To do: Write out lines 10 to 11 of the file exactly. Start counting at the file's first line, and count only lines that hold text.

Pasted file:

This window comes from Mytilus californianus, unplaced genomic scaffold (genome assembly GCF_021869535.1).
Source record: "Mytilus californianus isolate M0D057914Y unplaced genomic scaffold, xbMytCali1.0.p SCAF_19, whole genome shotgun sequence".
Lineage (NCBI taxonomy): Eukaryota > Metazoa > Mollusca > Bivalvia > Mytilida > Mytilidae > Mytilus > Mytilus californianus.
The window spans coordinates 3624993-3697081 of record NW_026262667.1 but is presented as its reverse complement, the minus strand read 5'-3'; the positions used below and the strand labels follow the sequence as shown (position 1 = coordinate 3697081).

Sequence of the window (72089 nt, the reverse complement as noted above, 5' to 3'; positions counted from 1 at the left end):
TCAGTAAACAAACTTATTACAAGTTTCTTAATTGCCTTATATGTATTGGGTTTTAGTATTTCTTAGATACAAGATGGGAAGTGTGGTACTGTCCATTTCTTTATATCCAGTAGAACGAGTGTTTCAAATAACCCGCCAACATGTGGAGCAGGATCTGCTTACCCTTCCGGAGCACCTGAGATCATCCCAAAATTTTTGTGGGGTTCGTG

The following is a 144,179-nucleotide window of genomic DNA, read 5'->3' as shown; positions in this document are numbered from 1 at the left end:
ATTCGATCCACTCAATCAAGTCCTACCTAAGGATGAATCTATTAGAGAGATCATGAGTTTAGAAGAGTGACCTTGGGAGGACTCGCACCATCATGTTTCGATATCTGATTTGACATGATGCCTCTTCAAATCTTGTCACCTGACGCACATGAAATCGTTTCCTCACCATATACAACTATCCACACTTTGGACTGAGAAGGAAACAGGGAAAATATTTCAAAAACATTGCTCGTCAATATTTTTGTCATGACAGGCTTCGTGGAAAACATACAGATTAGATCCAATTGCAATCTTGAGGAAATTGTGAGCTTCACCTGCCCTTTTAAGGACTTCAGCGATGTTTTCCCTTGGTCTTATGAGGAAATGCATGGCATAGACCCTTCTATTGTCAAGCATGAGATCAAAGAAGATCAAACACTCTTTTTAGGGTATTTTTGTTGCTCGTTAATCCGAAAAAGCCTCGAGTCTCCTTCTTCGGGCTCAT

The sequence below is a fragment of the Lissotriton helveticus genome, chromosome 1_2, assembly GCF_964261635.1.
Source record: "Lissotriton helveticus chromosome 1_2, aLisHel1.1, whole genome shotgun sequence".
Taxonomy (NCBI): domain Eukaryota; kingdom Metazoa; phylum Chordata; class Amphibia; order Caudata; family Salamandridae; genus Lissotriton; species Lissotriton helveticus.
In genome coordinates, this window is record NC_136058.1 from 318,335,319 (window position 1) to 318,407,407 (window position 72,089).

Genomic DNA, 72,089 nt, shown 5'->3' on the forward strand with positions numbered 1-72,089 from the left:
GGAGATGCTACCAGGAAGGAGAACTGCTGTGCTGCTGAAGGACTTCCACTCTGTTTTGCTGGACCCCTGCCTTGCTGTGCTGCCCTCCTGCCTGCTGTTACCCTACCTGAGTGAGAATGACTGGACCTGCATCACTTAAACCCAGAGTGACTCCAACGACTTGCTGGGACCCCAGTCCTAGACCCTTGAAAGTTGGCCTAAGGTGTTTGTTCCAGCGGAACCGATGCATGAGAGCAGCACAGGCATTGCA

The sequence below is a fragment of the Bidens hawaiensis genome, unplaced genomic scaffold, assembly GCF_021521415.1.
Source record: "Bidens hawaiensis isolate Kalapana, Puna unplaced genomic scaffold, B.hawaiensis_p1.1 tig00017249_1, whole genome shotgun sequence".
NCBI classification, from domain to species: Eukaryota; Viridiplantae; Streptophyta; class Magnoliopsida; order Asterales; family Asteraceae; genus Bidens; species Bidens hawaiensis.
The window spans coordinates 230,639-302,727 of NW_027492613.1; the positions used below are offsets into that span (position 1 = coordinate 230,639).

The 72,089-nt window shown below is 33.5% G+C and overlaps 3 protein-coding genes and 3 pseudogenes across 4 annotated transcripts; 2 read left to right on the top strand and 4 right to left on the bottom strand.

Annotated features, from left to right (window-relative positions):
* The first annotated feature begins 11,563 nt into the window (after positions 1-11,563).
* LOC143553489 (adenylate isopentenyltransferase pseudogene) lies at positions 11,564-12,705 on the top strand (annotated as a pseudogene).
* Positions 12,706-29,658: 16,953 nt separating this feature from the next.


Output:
Source record: "Lissotriton helveticus chromosome 1_2, aLisHel1.1, whole genome shotgun sequence".
Taxonomy (NCBI): domain Eukaryota; kingdom Metazoa; phylum Chordata; class Amphibia; order Caudata; family Salamandridae; genus Lissotriton; species Lissotriton helveticus.